Paying tribute to a brilliant doctor, irreverent troublemaker and much-loved friend whose life was shortened by Multiple Sclerosis at age 59 is a wonderful premise for a book. Unfortunately, good ideas and good intentions do not always translate into a solid read.
What Philip van Eeden delivers in this slim narrative about the misadventures of Franky is a mishmash of random vignettes that seem more the tales told at a local pub than a polished work for publication.
The stories he includes have the makings of a rollicking memoir: the drunken misadventures in college, a love of Jimi Hendrix and all things rock and roll, the cheerful defiance of authority. But the foundation is missing. It is as if readers are strangers who happen upon a conversation and are expected to catch up. The author never fully identifies Franky (presumably the accomplished urologist F.J. Allen cited in the references) nor even the geographical location. Also unclear is his relationship with the main character. Were these his memories or the reminiscences of Franky’s cohort, Josh Dewar?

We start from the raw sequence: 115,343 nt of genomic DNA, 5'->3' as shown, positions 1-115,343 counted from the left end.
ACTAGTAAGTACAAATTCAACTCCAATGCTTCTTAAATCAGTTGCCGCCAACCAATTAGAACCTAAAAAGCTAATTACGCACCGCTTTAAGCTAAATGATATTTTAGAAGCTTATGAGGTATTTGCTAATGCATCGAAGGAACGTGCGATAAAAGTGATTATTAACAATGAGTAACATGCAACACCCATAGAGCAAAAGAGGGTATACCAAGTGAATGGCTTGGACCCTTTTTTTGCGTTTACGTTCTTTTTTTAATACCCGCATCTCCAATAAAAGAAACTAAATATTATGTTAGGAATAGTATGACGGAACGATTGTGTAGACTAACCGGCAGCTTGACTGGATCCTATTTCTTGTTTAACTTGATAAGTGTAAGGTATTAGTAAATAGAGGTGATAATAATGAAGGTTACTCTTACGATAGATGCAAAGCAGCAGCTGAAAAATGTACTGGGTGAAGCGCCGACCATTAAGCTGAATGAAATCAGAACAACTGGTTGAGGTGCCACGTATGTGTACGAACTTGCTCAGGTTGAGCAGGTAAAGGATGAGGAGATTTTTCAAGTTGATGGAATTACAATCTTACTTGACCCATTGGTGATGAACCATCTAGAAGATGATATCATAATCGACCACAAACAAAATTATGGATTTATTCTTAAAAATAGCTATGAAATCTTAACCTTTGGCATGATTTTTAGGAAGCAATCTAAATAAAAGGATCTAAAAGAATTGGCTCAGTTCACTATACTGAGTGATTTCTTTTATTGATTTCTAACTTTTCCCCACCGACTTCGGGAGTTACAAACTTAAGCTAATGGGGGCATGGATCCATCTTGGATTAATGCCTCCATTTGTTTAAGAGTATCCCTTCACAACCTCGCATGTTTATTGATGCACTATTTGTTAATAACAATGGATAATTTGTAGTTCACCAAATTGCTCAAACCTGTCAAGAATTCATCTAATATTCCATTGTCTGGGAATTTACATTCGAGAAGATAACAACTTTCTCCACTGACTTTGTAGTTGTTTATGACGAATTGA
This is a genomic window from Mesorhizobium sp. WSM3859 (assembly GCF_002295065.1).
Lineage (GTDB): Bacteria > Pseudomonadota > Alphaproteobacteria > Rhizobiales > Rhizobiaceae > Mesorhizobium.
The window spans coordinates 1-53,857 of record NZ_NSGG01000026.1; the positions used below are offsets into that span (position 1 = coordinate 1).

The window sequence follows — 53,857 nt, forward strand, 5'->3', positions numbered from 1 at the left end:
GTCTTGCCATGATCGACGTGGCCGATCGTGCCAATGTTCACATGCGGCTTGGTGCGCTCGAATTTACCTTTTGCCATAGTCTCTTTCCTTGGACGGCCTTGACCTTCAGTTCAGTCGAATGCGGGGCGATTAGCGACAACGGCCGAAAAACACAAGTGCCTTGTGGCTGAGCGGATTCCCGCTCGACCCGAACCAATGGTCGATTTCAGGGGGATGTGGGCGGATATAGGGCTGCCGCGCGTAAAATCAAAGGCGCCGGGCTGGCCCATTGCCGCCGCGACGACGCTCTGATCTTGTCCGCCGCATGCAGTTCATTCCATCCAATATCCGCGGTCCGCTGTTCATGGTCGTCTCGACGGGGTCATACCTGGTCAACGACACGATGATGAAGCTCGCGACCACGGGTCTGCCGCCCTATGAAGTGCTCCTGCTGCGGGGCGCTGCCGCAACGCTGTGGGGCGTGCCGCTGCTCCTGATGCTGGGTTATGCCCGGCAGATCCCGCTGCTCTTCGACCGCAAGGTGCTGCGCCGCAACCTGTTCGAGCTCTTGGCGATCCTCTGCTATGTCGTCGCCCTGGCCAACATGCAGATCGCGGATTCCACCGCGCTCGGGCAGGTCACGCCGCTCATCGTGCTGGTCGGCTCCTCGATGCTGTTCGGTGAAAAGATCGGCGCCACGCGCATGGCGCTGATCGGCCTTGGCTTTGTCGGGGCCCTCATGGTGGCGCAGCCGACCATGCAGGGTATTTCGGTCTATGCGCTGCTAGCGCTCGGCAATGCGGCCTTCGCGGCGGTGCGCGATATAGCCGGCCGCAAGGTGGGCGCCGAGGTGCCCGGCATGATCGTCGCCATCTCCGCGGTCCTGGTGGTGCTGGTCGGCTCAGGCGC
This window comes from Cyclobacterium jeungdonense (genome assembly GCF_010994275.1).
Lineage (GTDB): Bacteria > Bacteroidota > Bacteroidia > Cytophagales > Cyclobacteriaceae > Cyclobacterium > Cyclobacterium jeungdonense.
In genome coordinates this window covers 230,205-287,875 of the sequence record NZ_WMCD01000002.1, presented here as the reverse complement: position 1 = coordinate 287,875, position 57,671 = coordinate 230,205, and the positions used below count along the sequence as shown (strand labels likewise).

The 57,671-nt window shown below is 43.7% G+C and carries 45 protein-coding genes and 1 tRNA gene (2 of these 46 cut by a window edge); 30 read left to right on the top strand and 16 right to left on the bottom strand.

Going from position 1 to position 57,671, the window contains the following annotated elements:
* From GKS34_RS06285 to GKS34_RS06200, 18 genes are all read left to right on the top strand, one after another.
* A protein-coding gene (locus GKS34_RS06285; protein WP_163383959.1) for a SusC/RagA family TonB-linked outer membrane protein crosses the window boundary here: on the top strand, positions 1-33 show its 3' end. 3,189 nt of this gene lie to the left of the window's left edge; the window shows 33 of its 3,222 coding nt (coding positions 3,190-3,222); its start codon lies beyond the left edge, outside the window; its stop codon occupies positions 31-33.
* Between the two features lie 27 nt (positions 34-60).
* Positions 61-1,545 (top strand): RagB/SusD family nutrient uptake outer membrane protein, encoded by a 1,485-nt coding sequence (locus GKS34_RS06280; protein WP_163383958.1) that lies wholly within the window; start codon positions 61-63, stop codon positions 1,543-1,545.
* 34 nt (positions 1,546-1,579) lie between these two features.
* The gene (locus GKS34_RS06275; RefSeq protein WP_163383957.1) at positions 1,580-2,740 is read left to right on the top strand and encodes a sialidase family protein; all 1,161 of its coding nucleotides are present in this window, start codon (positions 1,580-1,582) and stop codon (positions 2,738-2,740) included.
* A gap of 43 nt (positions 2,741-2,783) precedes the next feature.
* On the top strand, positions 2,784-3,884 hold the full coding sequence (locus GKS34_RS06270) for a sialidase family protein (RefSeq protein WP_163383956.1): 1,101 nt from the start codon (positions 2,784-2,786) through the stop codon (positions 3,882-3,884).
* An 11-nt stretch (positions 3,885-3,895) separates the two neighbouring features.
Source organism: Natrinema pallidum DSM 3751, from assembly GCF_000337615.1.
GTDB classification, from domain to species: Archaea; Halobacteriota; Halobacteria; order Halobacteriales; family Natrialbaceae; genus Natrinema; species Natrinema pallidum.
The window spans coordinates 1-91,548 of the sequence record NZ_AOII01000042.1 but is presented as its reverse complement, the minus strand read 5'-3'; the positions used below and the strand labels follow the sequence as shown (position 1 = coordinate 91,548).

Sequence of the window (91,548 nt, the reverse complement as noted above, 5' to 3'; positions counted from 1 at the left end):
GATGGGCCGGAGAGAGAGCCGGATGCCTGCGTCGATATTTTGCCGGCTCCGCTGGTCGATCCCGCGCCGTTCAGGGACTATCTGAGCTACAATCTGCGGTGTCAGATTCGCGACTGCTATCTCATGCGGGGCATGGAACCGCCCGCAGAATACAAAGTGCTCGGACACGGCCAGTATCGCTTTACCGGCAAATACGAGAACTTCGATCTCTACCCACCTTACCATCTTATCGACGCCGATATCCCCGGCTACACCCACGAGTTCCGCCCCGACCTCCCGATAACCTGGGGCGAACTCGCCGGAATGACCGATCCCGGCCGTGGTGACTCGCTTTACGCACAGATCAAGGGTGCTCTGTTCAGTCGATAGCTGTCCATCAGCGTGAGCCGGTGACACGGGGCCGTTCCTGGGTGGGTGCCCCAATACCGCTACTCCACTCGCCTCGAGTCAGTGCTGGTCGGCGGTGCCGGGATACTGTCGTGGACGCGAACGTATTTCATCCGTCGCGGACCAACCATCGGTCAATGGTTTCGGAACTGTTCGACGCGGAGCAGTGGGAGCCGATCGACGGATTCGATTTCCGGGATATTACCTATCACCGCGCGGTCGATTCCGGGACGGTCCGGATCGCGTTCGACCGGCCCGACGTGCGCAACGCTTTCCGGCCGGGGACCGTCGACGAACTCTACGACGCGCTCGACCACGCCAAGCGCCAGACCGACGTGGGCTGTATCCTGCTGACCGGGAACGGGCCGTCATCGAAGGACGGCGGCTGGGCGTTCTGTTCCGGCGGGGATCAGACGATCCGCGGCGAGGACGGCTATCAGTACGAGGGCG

There is a lovely dedication from Dewar: “If he could Franky would be relaxing, lighting a cigarette and having a good chuckle at this attempt at showing what a character he was and how many people he influenced to enjoy life and be happy. He is missed.”
Sadly, it is an attempt that falls short.
The writing – what there is—is lively and colorful, just as the man it highlights. Yet the stream of consciousness style greatly detracts. If this is to be a true tribute, readers deserve for Franky to be flesh and blood and not just a punchline for those who knew him. Who was he? Was his wild spirit ever tamed by adulthood or his disease?
Franky appears to be a remarkable character. But the author needs to do the work of crafting a legitimate narrative for others to feel for his friend as he did.
Also available in hardcover.